by Mike Phillips
In communist East Germany, urban planners deliberately designed towns, streets and buildings to grind down the sense of individuality of residents, and make them feel like they were constantly under scrutiny.
Architects, developers and public authorities have always used the built environment to create specific feelings. Such a movement is growing across the globe, intersecting leading-edge science, design and thinking about the built environment.
Neuroscience is increasingly being used as a way of measuring how people react to buildings, streets or areas, and to influence their design and execution for the better.
It is starting to move beyond the realms of academic discussion into real-world applications.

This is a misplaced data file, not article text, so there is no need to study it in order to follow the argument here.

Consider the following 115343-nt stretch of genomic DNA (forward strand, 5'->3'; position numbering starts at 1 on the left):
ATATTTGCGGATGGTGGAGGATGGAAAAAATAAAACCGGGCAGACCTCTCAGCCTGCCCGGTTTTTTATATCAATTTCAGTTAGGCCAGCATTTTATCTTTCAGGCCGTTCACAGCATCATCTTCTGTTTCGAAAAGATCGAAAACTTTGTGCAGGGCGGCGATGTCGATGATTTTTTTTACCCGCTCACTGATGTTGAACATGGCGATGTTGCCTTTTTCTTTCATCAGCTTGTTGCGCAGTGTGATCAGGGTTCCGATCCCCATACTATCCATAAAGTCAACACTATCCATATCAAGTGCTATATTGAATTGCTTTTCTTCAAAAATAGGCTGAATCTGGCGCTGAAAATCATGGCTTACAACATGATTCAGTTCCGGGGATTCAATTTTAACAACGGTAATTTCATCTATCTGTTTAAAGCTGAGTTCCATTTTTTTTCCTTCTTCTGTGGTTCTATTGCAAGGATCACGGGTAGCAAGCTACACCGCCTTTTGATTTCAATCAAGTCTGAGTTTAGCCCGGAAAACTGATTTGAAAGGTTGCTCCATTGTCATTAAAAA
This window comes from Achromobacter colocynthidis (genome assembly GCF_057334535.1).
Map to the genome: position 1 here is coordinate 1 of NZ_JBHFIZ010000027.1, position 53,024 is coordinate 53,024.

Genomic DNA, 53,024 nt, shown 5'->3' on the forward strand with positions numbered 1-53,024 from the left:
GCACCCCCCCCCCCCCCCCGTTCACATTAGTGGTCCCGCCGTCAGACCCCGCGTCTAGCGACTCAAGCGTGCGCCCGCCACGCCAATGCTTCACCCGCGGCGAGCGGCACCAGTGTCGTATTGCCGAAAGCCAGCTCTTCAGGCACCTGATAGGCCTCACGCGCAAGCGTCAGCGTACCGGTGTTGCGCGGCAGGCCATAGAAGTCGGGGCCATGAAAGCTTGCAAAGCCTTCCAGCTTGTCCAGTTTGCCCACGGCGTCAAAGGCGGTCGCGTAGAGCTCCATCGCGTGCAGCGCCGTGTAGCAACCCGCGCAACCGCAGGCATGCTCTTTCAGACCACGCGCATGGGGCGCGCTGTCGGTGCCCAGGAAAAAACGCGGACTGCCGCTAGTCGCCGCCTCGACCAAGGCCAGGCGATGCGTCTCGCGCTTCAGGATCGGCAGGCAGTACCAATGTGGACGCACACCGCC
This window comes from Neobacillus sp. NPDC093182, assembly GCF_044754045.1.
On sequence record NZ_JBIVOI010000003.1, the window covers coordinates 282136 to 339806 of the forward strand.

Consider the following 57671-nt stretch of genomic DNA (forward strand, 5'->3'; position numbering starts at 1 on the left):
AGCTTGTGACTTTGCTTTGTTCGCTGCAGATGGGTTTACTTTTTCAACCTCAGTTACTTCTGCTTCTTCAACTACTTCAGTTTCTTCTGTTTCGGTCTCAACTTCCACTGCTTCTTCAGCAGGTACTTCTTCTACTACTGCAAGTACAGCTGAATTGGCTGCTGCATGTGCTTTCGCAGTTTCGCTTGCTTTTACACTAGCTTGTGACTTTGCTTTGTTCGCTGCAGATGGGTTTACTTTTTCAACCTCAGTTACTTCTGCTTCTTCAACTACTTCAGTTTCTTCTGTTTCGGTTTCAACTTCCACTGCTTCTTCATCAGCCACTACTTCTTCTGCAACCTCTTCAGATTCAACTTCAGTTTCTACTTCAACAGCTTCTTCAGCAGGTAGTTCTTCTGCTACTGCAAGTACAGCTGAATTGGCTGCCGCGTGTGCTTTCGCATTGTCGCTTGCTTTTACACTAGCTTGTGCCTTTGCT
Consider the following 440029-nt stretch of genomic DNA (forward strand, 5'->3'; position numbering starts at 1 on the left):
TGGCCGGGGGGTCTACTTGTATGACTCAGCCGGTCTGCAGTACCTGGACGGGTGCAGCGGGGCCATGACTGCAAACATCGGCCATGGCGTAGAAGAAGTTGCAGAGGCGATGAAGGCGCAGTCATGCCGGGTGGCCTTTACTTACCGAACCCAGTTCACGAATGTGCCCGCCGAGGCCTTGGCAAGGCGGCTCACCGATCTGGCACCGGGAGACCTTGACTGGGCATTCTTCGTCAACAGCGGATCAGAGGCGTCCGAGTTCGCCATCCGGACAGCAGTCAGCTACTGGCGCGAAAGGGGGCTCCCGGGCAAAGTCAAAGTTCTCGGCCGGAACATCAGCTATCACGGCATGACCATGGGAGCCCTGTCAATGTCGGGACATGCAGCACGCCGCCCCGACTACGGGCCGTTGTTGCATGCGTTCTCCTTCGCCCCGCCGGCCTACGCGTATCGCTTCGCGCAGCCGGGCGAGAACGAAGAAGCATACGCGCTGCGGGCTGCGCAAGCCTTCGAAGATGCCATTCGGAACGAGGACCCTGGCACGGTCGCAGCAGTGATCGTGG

“Neuroscience can inform design through an understanding of the mind,” architect Itai Palti said. “It’s not about creating rules, it’s about creating environments that are enriching and afford people the opportunity to have the most effective experience possible. How do you affect design to allow people to feel curious or contemplative?”
Palti is director of architecture and design at the Centric Lab, a group that looks to bring together those participating in academic research on neuroscience and the built environment and those people who could benefit from it.
He was also one of the founders of Conscious Cities, a movement designed to further this research and promote the idea that people shaping cities need to understand how they impact people on a neurological level.